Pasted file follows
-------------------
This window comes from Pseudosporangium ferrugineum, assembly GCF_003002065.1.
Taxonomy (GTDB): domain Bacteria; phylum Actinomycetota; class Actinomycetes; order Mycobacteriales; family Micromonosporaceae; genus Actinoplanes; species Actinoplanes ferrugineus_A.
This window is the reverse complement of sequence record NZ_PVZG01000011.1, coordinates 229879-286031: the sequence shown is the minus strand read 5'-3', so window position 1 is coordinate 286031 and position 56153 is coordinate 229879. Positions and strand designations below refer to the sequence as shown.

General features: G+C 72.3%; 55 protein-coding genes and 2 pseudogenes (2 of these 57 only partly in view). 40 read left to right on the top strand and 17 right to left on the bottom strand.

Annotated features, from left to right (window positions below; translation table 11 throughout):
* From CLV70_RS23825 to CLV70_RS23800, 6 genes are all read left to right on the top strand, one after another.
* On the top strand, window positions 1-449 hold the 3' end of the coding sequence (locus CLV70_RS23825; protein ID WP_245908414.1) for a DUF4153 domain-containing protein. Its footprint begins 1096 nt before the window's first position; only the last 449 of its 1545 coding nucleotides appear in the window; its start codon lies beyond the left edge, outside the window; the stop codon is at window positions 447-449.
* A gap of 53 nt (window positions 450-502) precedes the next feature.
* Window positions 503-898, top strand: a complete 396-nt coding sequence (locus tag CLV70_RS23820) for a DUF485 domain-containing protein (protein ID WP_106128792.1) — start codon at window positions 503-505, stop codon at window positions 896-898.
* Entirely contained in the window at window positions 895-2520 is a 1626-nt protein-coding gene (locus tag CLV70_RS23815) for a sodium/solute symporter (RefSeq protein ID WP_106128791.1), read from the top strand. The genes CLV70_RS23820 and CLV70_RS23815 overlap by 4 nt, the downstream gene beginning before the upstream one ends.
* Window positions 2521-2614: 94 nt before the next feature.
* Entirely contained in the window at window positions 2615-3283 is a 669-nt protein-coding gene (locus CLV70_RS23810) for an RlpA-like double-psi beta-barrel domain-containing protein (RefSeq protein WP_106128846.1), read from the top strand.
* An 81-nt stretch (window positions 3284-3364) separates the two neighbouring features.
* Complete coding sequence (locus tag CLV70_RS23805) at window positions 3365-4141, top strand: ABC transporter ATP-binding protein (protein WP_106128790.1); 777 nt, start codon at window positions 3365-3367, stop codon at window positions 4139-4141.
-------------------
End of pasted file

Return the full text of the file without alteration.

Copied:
This window comes from Pseudosporangium ferrugineum, assembly GCF_003002065.1.
Taxonomy (GTDB): domain Bacteria; phylum Actinomycetota; class Actinomycetes; order Mycobacteriales; family Micromonosporaceae; genus Actinoplanes; species Actinoplanes ferrugineus_A.
This window is the reverse complement of sequence record NZ_PVZG01000011.1, coordinates 229879-286031: the sequence shown is the minus strand read 5'-3', so window position 1 is coordinate 286031 and position 56153 is coordinate 229879. Positions and strand designations below refer to the sequence as shown.

General features: G+C 72.3%; 55 protein-coding genes and 2 pseudogenes (2 of these 57 only partly in view). 40 read left to right on the top strand and 17 right to left on the bottom strand.

Annotated features, from left to right (window positions below; translation table 11 throughout):
* From CLV70_RS23825 to CLV70_RS23800, 6 genes are all read left to right on the top strand, one after another.
* On the top strand, window positions 1-449 hold the 3' end of the coding sequence (locus CLV70_RS23825; protein ID WP_245908414.1) for a DUF4153 domain-containing protein. Its footprint begins 1096 nt before the window's first position; only the last 449 of its 1545 coding nucleotides appear in the window; its start codon lies beyond the left edge, outside the window; the stop codon is at window positions 447-449.
* A gap of 53 nt (window positions 450-502) precedes the next feature.
* Window positions 503-898, top strand: a complete 396-nt coding sequence (locus tag CLV70_RS23820) for a DUF485 domain-containing protein (protein ID WP_106128792.1) — start codon at window positions 503-505, stop codon at window positions 896-898.
* Entirely contained in the window at window positions 895-2520 is a 1626-nt protein-coding gene (locus tag CLV70_RS23815) for a sodium/solute symporter (RefSeq protein ID WP_106128791.1), read from the top strand. The genes CLV70_RS23820 and CLV70_RS23815 overlap by 4 nt, the downstream gene beginning before the upstream one ends.
* Window positions 2521-2614: 94 nt before the next feature.
* Entirely contained in the window at window positions 2615-3283 is a 669-nt protein-coding gene (locus CLV70_RS23810) for an RlpA-like double-psi beta-barrel domain-containing protein (RefSeq protein WP_106128846.1), read from the top strand.
* An 81-nt stretch (window positions 3284-3364) separates the two neighbouring features.
* Complete coding sequence (locus tag CLV70_RS23805) at window positions 3365-4141, top strand: ABC transporter ATP-binding protein (protein WP_106128790.1); 777 nt, start codon at window positions 3365-3367, stop codon at window positions 4139-4141.